Améry uncovers the way historical time operates by pointing to how the key terms past, present, and future are invested with different values and how the dominant temporal mode is that of the future. For him, the ethical relation between past and present cannot be captured by progressive, chronological narrative. He exposes how the very concept of progression implies forgetting or repressing the unjust past. “[T]he man of resentment cannot join in the unisonous peace chorus all around him, which cheerfully proposes: not backward let us look but forward, to a better, common future!”, he writes acidly. And he continues:
Whoever lazily and cheaply forgives, subjugates himself to the social and biological time‐sense, which is also called the “natural” one. Natural consciousness of time actually is rooted in the psychological process of wound‐healing and became part of the social conception of reality. But precisely for this reason it is not only extramoral, but also antimoral in character.
Améry manifests a Benjaminian idea that history tacitly affirms the oppressors and abandons the oppressed in the name of historical time. By reversing the temporal structure underpinning history, he wants to bring the victims of history back into the present, the ones left behind in the prevailing regime of historicity. Améry’s call to distort our sense of linear time—as a moral duty toward the dead as well as the not‐yet born—is ultimately not a demand to render this unfamiliar time familiar to us, but rather to render ourselves unfamiliar in time. Only this unfamiliar experience of a linear, historical time that is out of joint renders possible—Améry implicitly seems to argue—an ethical relation to that which haunts the present.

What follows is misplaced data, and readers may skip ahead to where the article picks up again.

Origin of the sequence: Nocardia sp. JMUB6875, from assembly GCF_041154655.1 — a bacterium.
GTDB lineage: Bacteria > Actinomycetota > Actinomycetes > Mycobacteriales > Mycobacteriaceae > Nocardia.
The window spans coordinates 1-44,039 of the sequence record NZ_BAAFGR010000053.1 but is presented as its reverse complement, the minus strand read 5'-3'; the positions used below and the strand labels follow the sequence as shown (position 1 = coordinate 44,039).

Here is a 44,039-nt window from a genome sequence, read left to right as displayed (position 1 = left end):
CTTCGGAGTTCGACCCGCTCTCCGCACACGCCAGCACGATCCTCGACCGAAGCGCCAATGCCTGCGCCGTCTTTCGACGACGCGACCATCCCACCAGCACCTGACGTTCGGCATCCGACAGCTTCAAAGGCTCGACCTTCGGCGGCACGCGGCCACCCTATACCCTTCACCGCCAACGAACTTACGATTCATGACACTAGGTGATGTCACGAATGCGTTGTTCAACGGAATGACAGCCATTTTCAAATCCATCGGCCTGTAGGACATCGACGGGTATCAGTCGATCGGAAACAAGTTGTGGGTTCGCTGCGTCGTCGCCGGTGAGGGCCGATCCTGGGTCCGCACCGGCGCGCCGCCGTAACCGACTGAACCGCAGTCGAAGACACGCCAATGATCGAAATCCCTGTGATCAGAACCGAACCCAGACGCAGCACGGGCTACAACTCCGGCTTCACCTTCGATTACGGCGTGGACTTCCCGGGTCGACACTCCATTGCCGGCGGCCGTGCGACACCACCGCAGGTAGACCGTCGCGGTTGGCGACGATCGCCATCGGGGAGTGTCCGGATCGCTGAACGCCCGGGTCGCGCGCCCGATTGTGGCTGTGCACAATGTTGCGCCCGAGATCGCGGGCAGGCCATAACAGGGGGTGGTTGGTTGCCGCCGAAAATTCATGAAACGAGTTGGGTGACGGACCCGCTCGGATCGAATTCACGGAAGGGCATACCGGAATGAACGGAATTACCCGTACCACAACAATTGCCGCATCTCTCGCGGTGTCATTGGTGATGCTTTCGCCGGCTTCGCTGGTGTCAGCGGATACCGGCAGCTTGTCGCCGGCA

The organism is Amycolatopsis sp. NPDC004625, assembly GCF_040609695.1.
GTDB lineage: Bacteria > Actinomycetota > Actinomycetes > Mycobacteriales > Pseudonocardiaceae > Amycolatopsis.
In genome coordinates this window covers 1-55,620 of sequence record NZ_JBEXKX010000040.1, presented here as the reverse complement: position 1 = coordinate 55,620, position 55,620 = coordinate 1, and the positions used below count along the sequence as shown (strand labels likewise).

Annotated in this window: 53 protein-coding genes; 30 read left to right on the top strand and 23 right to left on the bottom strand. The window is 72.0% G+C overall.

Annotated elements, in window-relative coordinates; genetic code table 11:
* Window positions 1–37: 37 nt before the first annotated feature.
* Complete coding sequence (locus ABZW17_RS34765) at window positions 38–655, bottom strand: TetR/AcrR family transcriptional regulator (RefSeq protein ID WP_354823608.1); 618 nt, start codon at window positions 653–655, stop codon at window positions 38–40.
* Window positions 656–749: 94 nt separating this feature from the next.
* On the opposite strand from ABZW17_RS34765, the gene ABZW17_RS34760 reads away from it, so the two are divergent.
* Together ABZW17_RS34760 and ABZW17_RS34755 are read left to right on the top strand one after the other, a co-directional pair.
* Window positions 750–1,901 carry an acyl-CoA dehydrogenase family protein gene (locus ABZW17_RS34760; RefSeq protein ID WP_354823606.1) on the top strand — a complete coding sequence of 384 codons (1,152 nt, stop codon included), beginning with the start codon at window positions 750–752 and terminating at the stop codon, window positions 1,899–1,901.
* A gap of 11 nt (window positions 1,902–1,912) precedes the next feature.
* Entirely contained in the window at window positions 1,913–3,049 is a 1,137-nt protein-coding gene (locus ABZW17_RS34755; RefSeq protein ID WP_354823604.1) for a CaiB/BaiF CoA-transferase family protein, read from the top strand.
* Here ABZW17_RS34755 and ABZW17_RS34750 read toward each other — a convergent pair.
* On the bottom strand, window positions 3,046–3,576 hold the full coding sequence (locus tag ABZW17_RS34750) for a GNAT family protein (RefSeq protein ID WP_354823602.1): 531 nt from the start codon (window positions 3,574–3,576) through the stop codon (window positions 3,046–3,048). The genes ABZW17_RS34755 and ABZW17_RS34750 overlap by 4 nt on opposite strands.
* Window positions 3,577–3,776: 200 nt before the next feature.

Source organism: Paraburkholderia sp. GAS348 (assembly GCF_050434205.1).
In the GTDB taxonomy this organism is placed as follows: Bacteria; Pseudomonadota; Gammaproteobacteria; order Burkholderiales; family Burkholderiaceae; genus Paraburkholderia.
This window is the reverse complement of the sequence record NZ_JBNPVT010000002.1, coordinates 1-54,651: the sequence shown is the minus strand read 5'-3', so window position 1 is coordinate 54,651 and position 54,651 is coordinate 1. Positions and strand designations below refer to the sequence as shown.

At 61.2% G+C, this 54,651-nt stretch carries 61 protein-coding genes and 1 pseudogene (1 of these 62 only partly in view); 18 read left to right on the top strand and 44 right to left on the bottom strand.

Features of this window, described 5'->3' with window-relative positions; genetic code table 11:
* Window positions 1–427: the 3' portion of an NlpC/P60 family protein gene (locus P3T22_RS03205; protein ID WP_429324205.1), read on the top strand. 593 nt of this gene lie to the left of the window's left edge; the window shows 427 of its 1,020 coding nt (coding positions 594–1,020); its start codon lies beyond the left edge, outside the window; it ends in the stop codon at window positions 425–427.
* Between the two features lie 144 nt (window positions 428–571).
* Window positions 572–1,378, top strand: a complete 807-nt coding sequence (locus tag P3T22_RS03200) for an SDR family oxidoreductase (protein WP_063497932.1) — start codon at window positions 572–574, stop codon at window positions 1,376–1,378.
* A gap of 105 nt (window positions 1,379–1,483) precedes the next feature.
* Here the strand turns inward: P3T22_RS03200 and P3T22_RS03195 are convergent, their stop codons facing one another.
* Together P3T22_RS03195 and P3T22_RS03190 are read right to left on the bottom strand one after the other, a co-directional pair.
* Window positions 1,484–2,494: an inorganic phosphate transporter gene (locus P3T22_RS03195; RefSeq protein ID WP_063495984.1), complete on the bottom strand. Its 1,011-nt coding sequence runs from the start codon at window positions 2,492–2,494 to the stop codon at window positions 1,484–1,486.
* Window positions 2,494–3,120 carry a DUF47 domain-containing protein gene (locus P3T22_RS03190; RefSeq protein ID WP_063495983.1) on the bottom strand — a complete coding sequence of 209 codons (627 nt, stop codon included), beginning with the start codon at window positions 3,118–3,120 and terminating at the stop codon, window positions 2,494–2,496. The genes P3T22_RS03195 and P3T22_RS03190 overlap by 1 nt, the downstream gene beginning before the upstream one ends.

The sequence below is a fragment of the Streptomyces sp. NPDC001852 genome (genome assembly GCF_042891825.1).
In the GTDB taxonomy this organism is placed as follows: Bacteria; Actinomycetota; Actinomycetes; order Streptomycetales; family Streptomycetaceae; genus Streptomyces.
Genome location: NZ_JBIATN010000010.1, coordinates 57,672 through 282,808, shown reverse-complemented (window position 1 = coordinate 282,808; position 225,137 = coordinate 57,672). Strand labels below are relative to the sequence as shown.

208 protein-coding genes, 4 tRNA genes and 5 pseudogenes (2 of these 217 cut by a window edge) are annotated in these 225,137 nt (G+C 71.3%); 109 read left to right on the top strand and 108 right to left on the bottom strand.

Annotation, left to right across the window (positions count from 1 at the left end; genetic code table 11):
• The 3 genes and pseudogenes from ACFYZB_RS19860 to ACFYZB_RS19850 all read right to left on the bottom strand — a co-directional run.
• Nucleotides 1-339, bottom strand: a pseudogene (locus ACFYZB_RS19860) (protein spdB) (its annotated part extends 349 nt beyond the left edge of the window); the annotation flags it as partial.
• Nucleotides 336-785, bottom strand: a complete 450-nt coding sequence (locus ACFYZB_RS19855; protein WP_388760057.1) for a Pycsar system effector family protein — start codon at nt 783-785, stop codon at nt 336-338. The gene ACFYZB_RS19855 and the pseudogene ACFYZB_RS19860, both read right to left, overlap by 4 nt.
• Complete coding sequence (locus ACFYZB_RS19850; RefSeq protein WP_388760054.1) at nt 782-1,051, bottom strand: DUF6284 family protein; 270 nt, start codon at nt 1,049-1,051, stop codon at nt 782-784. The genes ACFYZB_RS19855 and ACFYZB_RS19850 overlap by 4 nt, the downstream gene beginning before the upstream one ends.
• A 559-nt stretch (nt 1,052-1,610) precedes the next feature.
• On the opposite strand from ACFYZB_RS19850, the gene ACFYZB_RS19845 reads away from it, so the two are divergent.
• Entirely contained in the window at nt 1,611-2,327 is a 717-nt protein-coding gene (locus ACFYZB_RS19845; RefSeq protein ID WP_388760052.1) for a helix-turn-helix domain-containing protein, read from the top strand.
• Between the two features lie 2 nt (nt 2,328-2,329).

Améry’s call to join with him in experiencing the out‐of‐jointness of time is, otherwise put, an invitation to experience the chrononormativity, not only of post‐Holocaust society of the 60s but of modern historiography as such. It is an attempt to make unfamiliar the “forms of temporal experience that seem natural to those whom they privilege.”
Améry does certainly not offer us a method in historiography. He invites us to ask ourselves how prevailing conceptions of time structures our historical thinking: What do we “do” with this thing called the past for it to become history? What can we not account for within an established regime of historicity? What do we leave behind in our idea of historical time?
Today, our situation is very different from Améry’s. The idea of progression that characterized the temporal imaginary of post‐Holocaust society of the 1960s has, to a large extent, lost its credibility. Modernity’s focus on and privileging of the future has in postmodern times shifted into a preoccupation with the past, as the standard argument goes. In a sense, we are full up to the point of being bulimic with past wrong doings and with confessing historical guilt.